What else happened, militarily speaking, in 1794? How about this: a glorious victory that does not prevent 117 (or 350) sail loaded with American grain embarked in Chesapeake Bay, "enough grain to feed France for a year." That's a lot of grain, and much that came out of the old Northwest would have funneled through the Hudson-Susquehanna portage that I suspect remained under the private control of Joseph Brant and the extended Croghan family.  Not that the private interest of a single family matters anywhere near as much as the inauguration of a new era, in which cheap American grain is going to fuel an eighteen year war, at the end of which America will be changed far more than even old Europe. 

The basic reason for starting this discussion of the "Heathen Rush," apart from laying markers down against the future (here's my thesis, stated again, a little evidence added incrementally), is that it makes a natural departure for talking about buckwheat, an alternate field crop with  a much stronger American purchase than European. But enough of that: Old Europe, buckwheat, and the Rush.

Wednesday, June 5, 2013

Postblogging 1939: May: Full Employment, Rolling Ressies, Rebirth and Debutantes

Flight, understandably, wants to preserve its patrimony. So I ended up taking a picture of the screen.  These were supposedly being built, to the patent of a Mr. Gazda, at the Oerlikon works at Staus, "near Lake Lucerne." Mr. Gazda gets Patent Troll of the Week honours.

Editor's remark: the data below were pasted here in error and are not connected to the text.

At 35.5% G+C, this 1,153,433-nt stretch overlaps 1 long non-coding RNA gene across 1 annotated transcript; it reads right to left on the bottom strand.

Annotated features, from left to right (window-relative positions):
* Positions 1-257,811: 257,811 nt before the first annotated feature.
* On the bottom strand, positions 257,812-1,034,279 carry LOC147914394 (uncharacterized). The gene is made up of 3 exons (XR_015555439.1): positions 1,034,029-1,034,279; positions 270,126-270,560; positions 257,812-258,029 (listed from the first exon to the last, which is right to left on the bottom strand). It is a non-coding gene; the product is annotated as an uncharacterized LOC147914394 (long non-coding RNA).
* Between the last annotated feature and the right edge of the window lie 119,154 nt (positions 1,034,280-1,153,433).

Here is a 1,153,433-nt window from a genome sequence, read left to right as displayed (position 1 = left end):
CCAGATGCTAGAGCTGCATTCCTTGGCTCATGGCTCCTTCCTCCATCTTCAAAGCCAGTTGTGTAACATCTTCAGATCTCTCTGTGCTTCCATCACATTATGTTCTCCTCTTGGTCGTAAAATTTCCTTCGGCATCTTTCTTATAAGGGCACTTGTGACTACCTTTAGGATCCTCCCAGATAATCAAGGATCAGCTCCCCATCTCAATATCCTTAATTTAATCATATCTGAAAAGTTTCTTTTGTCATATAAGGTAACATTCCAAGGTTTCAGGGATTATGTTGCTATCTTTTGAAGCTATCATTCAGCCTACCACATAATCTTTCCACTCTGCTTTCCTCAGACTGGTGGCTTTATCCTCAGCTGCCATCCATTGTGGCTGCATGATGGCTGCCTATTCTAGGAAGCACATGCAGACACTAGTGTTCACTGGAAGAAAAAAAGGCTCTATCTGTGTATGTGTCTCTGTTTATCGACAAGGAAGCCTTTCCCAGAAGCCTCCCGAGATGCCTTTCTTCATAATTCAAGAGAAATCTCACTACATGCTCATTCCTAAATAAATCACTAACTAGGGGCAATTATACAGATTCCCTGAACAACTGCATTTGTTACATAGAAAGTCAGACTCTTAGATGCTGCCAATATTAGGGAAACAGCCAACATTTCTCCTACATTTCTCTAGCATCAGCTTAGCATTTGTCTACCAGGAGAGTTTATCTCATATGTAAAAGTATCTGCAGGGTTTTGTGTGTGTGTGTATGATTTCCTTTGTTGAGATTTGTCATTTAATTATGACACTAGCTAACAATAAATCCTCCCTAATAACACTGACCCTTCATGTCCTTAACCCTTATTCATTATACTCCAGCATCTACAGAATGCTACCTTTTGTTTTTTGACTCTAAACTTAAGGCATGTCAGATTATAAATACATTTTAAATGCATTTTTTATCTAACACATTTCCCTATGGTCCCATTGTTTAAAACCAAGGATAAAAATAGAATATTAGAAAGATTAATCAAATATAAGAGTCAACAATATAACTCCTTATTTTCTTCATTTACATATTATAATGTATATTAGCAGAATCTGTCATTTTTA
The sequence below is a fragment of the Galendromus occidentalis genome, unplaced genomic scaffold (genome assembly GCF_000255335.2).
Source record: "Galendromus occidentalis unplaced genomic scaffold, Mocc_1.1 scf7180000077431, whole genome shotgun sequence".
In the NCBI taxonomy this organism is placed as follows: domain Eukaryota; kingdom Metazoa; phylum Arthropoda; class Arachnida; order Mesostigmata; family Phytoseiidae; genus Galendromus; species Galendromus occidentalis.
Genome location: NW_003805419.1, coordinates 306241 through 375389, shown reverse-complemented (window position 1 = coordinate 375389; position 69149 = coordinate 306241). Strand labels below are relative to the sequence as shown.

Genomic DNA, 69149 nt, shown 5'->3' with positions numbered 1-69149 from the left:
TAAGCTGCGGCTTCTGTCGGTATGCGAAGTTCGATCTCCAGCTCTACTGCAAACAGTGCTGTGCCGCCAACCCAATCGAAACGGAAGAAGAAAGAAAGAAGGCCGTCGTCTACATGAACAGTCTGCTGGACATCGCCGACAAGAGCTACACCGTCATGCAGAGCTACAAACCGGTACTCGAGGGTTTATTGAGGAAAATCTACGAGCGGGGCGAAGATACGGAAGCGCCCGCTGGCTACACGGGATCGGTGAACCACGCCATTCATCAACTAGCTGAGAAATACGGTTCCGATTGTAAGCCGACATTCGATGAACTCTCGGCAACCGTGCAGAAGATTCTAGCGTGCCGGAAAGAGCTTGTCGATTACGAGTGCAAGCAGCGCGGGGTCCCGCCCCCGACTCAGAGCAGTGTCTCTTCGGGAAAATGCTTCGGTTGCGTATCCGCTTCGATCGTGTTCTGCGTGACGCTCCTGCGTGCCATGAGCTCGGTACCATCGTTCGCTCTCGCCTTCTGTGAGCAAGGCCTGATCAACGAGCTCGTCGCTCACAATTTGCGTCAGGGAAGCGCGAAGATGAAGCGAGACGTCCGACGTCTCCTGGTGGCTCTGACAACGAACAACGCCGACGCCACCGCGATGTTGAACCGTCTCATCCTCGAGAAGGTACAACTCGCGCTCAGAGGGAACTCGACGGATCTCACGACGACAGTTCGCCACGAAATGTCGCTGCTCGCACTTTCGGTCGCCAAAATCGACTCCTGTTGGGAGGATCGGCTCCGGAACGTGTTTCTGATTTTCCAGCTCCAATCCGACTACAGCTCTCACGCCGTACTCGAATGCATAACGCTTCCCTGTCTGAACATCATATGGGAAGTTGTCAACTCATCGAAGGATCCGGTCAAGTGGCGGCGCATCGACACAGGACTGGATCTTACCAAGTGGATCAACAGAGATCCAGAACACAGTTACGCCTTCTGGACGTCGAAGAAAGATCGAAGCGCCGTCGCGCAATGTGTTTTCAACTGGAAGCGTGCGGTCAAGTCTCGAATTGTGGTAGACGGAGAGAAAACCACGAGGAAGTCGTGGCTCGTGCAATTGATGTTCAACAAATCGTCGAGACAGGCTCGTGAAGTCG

My Dear Reggie:

Another month has passed, and as I pause to recapitulate the month, it is conscription and naval building that capture my attention at the expense of the soon-to-be-happy-couple, and golden memories of school days, soon to be entered into by your boy.

Now having said that, I do find my mind cast back to better days. It is the peril of old age, I am told. Or perhaps it is because war so signally interrupted of our first term,to Tokyo's beating drums, not unheard today. Remember two boy volunteers realising the truth behind the romance of naval battles, of shells bursting round one and nowhere to run, even if we could desert our admiral when he needed us? I think that if more people had experienced the flash of the QFs, they would be more reluctant in their rush to war, and certainly moderate their enthusiasm for sending men and boys out in ships that have no business at sea.  Instead they should meditate on the boys who will not live to see weddings or their Grandfather's hundredth birthday. 

Speaking of which, at the rate things are going, expect to put your chop to the deed when I see you in San Francisco next year.

Now here is the press. (As usual, my actual stock purchases are appended. Mostly makers of radio-related contraptions, not to get ahead of myself.)